There are a lot of benefits to becoming a landlord, especially if you own extra properties that you are looking to monetize. That said, there’s a lot of problems that can arise if you are new to the realty industry. If you’re thinking of becoming a landlord or if you’re new to the landlord game, these tips can help you avoid some of the headaches that come with the territory of managing rental properties.
Screen, screen, screen
You might think that listing “screen” three times is a little much, but it bears repeating: you must screen your tenants before ever signing a rental agreement. A full and proper background check includes credit scores, a job history, and any crimes a potential tenant may have committed. Do not take these results with a grain of salt, or you may end up in an unfortunate and uncomfortable situation when rent is due. This may sound like a lot of work, but with services like an online rental application available, you can quickly and efficiently find a great tenant and peace of mind.
Housing laws exist for a reason, and it’s important that you follow them. These regulations govern both tenant behavior and landlord behavior, so it’s vital that you understand the ins and outs of these rules. Not knowing about fair housing laws is no excuse not to follow them, and that could result in serious penalties for you and your new business. Do the work and read up on these laws so that you can avoid this major headache. Your wallet, and your tenants, will thank you for doing things above board and with all parties’ interests in mind.
Make tenants get renters’ insurance
While renters’ insurance is generally thought of as protection for the renter and not the landlord, there are benefits that a landlord gets by requiring their tenants to obtain insurance. While you’ll have property insurance as the owner of the apartment or home, it is possible that a renters’ negligence may ultimately cost more than your policy covers. In cases where flooding or fire is the fault of the tenant and not an act of God, having two policies to absorb the cost of damages and repairs is invaluable for new landlords who are still getting their feet wet.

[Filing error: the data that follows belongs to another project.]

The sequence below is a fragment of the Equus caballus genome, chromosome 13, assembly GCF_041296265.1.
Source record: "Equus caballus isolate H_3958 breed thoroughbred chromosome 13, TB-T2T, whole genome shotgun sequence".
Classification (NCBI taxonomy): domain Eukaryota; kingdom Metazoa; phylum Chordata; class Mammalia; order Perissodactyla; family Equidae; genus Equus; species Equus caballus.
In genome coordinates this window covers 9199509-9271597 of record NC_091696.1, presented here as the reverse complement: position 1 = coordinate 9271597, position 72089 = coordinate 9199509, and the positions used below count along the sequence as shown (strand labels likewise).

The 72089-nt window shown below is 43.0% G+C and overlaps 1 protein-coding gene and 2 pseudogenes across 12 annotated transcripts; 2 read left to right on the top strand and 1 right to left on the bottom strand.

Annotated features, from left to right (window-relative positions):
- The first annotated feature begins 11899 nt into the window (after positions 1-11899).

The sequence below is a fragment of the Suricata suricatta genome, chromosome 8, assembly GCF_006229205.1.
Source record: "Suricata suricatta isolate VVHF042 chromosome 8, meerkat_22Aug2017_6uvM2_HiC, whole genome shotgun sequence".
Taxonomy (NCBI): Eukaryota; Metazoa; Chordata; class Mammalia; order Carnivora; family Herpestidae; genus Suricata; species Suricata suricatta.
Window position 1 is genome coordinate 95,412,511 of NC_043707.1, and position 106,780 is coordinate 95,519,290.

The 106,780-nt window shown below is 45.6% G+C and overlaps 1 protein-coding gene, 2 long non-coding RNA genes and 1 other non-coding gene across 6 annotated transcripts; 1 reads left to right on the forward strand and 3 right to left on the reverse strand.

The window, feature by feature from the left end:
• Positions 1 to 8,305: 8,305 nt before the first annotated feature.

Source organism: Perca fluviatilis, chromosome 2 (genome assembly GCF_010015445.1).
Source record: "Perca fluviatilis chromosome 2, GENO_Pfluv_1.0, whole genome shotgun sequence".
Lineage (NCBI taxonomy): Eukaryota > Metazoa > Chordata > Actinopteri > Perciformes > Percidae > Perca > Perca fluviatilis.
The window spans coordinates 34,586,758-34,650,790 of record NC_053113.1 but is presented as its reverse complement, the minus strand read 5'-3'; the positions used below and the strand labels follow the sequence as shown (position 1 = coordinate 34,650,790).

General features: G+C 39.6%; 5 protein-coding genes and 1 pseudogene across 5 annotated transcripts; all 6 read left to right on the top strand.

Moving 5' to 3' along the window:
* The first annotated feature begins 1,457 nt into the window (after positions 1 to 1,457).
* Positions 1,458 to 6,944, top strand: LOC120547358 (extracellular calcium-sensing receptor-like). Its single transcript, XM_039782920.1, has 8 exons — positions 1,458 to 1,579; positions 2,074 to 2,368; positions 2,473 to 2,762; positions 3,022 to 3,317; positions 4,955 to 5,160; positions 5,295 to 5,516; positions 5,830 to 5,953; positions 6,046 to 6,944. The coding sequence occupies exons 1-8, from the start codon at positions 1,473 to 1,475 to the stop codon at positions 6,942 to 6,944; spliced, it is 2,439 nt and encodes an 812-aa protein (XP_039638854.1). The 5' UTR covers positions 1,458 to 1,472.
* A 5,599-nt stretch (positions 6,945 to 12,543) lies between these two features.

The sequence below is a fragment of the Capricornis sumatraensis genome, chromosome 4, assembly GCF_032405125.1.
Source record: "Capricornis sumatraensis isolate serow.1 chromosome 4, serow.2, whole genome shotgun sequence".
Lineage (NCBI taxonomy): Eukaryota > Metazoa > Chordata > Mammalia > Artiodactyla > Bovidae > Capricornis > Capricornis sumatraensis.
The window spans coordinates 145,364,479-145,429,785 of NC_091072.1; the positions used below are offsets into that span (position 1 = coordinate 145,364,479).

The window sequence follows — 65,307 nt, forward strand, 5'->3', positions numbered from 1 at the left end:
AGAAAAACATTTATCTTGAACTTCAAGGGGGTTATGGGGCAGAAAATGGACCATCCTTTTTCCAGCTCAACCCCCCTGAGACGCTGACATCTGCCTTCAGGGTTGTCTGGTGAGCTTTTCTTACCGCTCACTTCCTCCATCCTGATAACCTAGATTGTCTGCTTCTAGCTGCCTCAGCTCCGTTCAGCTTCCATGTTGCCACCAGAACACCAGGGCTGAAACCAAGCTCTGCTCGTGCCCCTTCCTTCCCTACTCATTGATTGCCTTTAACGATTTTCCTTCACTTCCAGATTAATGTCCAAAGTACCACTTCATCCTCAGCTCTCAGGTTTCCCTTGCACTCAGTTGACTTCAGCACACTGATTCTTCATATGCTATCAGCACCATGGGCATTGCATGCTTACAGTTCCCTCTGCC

Don’t wait on repairs
Many tenants know the pain of having to wait on a landlord to repair things in a timely manner, but few consider the negative effect that has on the landlord. As a new landlord, it is imperative that you maintain the quality of your rental properties. One way to ensure this is to get to any repair requests promptly and have them handled by professionals. While it may be tempting to fix a leaking sink yourself to save money in the present, in the long run having a professional manage the repair will save you repeat trips to the hardware store or more costly repairs down the line.
Don’t forget that you’re in this to make money
Rent needs to be a priority for you. Without tenants who will pay their rent in full and on time, you have no revenue source. You may be tempted as a new landlord to be lenient with tenants if they have a story about their hardship. It’s only human to empathize with others, and yet you must remain firm in these types of situations. You and your tenant entered into a legally binding contract that spells out terms such as when and how rent is due. Staying strong and losing a tenant, no matter how emotionally taxing it may be, will ultimately keep your business sustainable for others renting your property.
It is possible to have a fruitful career owning and renting your own properties, but it is not a decision to be made lightly. With the right information, hard work, and care, you and your tenants can have a long-lasting relationship that provides you with an excellent source of income. Keep the above tips in mind, and you’re bound to find success in your new endeavor.